Finn350 wrote:osiris30 wrote:estorilm wrote:Exactly - there's a specific reason for having more than two. Guess who has used three on all aircraft for over 30 years now?
And even that is far from foolproof. You could have 100 and still have weird corner case failures. Not that I am defending a single point of failure system but one thing that people do have to remember is it's not just the cost of the part. It is all the maintenance that comes with adding even more parts. You could put 50 aoa sensors on an aircraft and have an amazing chance of always having good AoA readings, but you'd have to maintain all 50, which would be a nightmare and very costly. 2>1 at least you can see a discrepancy. 3>2 it allows a bit more trust in the system (but still has well-known failure cases that have ACTUALLY happened). 5>3 your odds improve, but you could get into a situation where you have 2+2+1 readings based on specific conditions I could see happen. Realistically you would need around 10 to get to a point where you could call it 5 9s.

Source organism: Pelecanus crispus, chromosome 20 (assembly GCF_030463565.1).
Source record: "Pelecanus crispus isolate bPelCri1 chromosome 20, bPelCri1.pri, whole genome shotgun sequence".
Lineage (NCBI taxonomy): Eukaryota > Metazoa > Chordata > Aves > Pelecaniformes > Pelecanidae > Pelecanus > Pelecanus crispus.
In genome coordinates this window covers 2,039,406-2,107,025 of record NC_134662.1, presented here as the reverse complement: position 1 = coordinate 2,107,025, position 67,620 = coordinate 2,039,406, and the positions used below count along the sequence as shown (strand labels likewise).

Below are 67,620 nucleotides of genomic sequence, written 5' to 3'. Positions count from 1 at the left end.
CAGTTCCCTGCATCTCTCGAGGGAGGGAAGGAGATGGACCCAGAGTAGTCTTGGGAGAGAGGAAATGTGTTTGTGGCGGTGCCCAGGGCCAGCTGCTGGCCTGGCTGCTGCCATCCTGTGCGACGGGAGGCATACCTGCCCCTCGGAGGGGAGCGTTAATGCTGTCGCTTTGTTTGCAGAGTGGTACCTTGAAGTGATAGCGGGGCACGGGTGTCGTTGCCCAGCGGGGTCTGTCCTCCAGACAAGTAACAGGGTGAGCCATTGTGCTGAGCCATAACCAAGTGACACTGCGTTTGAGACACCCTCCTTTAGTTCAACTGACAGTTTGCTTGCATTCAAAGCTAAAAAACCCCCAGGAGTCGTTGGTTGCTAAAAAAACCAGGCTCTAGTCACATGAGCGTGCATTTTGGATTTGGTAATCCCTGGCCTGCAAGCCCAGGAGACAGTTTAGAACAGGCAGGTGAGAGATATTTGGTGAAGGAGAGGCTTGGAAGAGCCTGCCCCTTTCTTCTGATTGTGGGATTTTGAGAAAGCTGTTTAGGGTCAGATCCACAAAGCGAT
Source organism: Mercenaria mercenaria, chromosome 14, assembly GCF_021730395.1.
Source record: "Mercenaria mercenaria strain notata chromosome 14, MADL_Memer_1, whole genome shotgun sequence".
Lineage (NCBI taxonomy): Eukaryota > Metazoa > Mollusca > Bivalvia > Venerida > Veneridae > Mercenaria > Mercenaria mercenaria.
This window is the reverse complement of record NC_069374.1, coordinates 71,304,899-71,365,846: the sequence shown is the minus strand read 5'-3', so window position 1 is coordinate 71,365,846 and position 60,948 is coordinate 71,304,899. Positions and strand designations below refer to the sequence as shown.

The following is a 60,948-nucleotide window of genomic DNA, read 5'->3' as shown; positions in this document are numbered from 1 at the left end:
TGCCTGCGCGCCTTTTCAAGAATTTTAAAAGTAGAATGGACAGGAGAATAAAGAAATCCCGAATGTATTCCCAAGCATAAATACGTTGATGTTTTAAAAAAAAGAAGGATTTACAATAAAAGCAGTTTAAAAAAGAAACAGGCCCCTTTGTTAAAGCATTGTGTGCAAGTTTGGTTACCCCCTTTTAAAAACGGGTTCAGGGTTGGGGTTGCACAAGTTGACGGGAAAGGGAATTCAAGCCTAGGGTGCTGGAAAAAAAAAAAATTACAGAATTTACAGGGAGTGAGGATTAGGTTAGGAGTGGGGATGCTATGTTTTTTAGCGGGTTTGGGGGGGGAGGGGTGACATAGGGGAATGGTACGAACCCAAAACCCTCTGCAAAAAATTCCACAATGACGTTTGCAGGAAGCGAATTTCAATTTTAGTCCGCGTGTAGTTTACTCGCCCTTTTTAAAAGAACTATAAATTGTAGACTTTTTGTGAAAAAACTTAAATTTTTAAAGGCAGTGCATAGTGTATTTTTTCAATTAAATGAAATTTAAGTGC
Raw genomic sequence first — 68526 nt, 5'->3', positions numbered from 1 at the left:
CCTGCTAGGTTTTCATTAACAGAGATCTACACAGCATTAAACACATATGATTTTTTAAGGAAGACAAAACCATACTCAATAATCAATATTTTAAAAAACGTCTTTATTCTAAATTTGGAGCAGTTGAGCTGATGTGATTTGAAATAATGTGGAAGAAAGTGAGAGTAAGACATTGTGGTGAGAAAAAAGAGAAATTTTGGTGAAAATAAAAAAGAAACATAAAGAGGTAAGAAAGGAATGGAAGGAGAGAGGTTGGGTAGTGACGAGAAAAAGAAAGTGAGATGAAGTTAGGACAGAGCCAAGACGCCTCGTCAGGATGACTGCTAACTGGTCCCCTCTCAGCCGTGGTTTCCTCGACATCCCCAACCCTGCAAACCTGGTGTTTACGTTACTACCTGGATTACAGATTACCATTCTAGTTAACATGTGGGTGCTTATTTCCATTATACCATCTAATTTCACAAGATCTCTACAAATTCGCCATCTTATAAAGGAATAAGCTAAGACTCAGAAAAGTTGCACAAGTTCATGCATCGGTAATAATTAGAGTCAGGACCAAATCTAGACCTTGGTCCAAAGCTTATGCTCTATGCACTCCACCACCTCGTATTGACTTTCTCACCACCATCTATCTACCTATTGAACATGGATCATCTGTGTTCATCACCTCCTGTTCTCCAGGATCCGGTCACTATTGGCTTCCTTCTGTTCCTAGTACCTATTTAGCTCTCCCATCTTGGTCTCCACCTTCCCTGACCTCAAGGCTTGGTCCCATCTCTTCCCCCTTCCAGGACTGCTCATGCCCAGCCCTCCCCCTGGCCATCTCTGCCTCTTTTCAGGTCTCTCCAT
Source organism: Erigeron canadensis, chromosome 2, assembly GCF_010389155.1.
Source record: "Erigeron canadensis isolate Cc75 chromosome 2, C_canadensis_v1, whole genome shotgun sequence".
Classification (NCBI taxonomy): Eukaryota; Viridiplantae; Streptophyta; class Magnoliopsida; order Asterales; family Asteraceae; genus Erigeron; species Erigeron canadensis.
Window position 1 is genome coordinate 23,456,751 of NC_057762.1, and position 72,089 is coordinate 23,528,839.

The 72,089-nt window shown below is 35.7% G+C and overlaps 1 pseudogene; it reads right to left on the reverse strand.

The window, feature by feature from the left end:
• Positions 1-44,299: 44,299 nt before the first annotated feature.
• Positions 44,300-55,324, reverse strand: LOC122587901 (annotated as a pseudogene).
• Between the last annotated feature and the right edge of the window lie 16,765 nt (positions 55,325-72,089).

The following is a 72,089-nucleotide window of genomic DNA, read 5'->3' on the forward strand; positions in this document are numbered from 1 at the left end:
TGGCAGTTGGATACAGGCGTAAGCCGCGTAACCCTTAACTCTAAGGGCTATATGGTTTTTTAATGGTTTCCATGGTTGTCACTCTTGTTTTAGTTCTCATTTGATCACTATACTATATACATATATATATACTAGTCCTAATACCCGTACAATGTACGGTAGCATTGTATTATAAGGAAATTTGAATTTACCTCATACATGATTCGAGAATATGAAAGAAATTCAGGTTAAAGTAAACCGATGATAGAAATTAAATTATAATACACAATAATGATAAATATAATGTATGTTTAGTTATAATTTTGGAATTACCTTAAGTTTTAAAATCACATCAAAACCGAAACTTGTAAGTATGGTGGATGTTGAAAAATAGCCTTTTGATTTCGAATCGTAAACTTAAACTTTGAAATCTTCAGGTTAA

I am quite sure that with 3 vanes we are already well above 5 9s (or failure in less than one in 100,000 flights).
Spent too much time doing 5-9s work, 3 is not 5-9s. This isn't a case where you need 1 system functional. You need a minimum of two functioning. 3 isn't even fully redundant for the minimum number of sensors needed. If one fails hard and one gives erroneous data you are screwed. I can conceive of many situations that would take out two sensors, and in fact we have records of such happening. There is no way from a qualification standpoint 3 sensors is 5-9s.